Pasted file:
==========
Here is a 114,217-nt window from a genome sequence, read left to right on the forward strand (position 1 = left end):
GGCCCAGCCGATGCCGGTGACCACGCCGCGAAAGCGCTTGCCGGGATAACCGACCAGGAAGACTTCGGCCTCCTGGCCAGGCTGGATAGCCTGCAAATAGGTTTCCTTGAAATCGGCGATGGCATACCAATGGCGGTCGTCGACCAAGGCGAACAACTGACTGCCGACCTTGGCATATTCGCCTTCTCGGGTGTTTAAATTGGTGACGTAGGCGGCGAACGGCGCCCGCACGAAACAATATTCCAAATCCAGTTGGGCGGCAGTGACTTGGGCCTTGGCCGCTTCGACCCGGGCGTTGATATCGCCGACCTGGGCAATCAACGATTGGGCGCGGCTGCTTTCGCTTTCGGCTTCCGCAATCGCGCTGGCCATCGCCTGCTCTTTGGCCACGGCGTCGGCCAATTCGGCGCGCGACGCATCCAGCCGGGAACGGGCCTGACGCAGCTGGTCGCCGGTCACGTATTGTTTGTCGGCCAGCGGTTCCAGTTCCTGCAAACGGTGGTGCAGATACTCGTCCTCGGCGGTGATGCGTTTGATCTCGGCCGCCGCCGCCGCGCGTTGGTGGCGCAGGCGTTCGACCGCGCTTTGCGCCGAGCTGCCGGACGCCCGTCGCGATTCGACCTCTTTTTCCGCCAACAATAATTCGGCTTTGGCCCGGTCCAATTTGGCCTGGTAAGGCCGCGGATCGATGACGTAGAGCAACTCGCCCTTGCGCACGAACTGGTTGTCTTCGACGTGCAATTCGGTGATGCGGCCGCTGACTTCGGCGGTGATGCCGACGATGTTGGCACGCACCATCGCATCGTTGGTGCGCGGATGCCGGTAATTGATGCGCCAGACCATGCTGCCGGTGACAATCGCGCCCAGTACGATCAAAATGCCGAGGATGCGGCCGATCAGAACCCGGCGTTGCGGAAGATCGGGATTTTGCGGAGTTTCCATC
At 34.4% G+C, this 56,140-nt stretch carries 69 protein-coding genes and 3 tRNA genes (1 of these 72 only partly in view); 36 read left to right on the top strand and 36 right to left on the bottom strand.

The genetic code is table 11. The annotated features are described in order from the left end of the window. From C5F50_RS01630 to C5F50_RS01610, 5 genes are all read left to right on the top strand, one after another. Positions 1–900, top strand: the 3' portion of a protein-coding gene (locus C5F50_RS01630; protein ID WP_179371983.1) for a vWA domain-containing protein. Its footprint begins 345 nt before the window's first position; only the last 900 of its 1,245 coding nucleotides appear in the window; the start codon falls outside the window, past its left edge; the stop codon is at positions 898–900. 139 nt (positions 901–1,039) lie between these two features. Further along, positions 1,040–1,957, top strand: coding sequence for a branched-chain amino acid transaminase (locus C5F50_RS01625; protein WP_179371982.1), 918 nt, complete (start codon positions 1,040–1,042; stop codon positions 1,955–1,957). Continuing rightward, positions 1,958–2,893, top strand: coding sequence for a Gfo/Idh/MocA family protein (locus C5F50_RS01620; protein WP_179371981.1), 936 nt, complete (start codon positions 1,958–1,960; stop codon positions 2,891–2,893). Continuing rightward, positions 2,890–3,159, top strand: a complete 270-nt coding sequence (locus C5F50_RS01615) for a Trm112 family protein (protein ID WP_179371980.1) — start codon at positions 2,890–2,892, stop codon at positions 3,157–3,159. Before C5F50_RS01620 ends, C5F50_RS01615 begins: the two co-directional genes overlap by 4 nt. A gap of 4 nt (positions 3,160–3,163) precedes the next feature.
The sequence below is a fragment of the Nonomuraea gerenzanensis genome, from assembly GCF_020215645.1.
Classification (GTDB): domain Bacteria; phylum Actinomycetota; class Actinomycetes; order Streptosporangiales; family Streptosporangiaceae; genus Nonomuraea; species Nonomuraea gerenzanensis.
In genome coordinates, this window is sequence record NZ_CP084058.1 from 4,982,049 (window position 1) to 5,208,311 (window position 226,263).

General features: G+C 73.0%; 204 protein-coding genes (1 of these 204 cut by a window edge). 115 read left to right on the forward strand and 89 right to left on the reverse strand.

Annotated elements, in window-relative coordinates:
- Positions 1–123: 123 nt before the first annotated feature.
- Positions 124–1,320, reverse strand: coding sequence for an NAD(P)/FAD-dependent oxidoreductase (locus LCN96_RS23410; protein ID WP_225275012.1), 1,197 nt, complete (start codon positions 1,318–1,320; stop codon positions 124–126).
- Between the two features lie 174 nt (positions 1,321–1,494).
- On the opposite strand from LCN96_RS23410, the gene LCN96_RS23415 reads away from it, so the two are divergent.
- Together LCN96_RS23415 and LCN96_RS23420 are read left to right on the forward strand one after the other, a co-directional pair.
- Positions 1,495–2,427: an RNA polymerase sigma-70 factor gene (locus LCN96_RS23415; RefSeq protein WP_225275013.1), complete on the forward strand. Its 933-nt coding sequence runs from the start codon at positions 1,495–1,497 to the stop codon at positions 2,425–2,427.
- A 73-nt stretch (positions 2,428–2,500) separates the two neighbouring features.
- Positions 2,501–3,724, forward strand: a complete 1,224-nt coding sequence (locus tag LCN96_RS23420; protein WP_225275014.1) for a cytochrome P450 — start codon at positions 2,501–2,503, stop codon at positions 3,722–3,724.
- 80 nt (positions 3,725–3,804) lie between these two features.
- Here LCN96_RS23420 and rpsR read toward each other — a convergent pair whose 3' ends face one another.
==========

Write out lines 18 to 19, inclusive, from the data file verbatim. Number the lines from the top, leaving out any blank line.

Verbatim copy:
- 80 nt (positions 3,725–3,804) lie between these two features.
- Here LCN96_RS23420 and rpsR read toward each other — a convergent pair whose 3' ends face one another.